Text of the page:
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Stephen’s Study: Points in the Paint remain a Pain, Ayton’s Soft Touch, and Defensive Woes

Suns loss to the Wizards saw a weakness exploited, again.

NBA: Phoenix Suns at Washington Wizards Tommy Gilligan-USA TODAY Sports

The Phoenix Suns saw another matchup where they failed to have the requisite resistance to slow their opponents enough for a fighting chance in the end. The closers were pulled with 2:45 left in the fourth, as the Washington Wizards expanded upon their lead coming into the final frame.

1.) Points Allowed in the Paint

In December the Suns have gone 5-10. A large part of their issues resides in the absence of health they’ve endured.

Independent of that, they’ve lacked consistent efforts to close defensive possessions. They sustain initial stops and do a solid job of containing the ball defensively, however, the most important parts of defense are controlling the paint and rebounding.

To that point, this month, they’re 26th in points allowed in the paint (53.1). In tandem, they’re also 27th in opposing 2nd chance points (15.7).

That is also exactly what hurt them yesterday as the Wizards compiled 60 points in the paint, to go with 15-second chance points.

Their points in the paint scoring, by quarter:

  • 18
  • 14
  • 12
  • 16

The Suns were a minus-32 in “PITP” and that’s the general difference in the game. Even more, the Suns had just six attempts at the rim (by far their lowest number in the season), compared to 20 for the Wizards (on 19 makes).

Those numbers paint the picture regarding the lack of effort the Suns saw in walling off the paint from dribble drives, as well as boxing out consistently.

Now there was surely at least *some* pertaining to their scheduling demand (tail end of a road back-to-back), however, this became a sustained issue in this rendition of the team.

2.) Ayton with a(nother) Solid Showing

Deandre Ayton tallied his third 31-point showing on the season. Even more, it was his second against the Wizards.

He’s been knocking down his mid-range shots from near the free throw line with regularity and has found a go-to while going against drop defenders who wait at the rim for his roll. He’s begun stopping his roll short, near the free throw line, and getting into his array of soft touch shots, and they’ve fallen with consistency.

Since he returned from his two-game absence in mid-December, he’s up to 22.8 PPG on 61.5% from two, and 10.3 RPG.

He’s at a usage percentage of 24.8 (90th percentile), and his mid-range attempts account for 63% of his attempts (98th percentile). That’s accompanied by a 53% mark, ranking in the 67th percentile.

He’s getting the job done by operating at a frequency that’s needed offensively.

He’s seen slightly more plays called, and also being sought after more in the half-court (by teammates rather than just Paul).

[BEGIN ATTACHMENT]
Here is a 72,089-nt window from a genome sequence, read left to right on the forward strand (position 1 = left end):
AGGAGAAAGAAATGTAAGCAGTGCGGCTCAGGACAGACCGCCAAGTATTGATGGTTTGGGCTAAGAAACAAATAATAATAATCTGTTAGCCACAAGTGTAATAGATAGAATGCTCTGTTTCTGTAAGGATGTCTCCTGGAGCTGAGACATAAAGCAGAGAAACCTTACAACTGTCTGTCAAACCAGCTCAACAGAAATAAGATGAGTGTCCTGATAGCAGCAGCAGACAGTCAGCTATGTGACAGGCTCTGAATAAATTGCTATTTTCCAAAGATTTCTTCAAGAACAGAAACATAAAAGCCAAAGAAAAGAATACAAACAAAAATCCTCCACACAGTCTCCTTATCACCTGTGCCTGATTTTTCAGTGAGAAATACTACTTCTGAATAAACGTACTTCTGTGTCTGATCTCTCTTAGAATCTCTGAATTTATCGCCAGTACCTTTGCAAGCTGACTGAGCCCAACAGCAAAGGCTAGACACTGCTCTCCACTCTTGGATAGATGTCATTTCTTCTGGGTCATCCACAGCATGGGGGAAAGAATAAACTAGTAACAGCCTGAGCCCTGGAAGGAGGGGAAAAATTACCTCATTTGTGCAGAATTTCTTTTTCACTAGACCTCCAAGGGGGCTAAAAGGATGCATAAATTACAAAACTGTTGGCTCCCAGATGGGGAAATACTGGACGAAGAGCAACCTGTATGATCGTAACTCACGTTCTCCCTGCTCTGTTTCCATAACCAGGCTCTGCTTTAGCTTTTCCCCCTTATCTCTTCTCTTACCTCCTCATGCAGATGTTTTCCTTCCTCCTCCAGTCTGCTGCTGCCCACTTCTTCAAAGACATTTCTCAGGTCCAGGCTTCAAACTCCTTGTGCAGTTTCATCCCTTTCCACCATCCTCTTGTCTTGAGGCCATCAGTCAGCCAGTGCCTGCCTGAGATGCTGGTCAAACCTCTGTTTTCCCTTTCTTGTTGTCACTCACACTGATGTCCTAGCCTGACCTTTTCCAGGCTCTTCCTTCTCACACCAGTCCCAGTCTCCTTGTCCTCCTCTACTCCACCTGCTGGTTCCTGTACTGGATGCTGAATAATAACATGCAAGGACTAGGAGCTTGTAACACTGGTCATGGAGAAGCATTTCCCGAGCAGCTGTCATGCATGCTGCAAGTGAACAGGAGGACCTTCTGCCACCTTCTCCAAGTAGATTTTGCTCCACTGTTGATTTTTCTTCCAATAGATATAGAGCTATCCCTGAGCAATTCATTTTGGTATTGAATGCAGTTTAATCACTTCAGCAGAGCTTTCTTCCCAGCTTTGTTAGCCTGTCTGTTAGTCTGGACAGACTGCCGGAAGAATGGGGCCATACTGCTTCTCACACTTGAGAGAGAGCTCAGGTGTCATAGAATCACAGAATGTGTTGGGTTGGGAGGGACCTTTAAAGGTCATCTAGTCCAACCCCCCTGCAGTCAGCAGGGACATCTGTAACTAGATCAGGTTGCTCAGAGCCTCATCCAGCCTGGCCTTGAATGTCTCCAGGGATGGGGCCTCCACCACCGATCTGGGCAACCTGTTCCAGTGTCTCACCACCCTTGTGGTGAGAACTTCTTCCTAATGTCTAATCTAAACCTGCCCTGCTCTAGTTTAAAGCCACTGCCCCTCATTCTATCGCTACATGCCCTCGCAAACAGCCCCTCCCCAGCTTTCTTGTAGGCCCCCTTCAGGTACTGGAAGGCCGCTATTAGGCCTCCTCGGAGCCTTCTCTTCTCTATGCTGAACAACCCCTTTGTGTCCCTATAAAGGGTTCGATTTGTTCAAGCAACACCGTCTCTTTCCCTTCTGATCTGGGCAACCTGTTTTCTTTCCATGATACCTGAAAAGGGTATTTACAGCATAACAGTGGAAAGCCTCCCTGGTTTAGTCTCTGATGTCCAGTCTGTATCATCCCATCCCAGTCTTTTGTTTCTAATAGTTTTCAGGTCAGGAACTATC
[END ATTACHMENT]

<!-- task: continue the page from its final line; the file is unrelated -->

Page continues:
If entry passes hadn’t failed to be executed so often, he’d have a chance to be north of 25 PPG in this window.

Nonetheless, he’s providing, and the Suns have needed it as their sole paint presence.

3.) Defense, or the lack thereof

The Suns registered their worst defensive efficiency mark of the season in their loss to the Wizards.

141.9 points per 100 possessions is atrocious, and by far their worst showing this season. Condense it specifically to the half-court (against a set defense), where the Suns did a much better job of keeping the Wizards, the woes were troublesome yet again. They’d allow 113.3, their fifth worse mark.

These numbers are swelled courtesy of the offensive boards conceded, but the Suns also had a handful of defensive lapses in this one.

There’s a trend of them struggling against teams that can provide size, via multiple bodies, in the frontcourt. Gafford-Gibson, Adams-Jackson Jr.-Clarke, Jokic-Gordon-Najee, Williamson-Valanciunas-Nance Jr., these styles and types of pairings that are solid in “moving furniture” in the paint have presented an impactful challenge, and have swayed the outcome of games consistently.

The Suns have a need for size and activity in their forward/center group that they presently do not have, and even when healthy, their present rendition would succumb to this dynamic presented by opponents.

This is a weakness, in stature and size in the frontcourt court, they need to have addressed at the deadline as well.

Up Next: A trip north of the border tonight, to Toronto, with the reeling Raptors.

Over the last two weeks, they’ve been a bottom-third team in the league in terms of record. At 2-5 in this window, they’re 19th in offensive efficiency and 26th in defensive efficiency.

Nonetheless, and especially while undermanned, this is a game the Suns will have to go and earn. This is still a well-coached team with a litany of scheme and gameplan versatility at the hands of Nick Nurse. They also have a top-end paint presence in Pascal Siakam, who can wreak havoc in a multitude of ways in the painted area.

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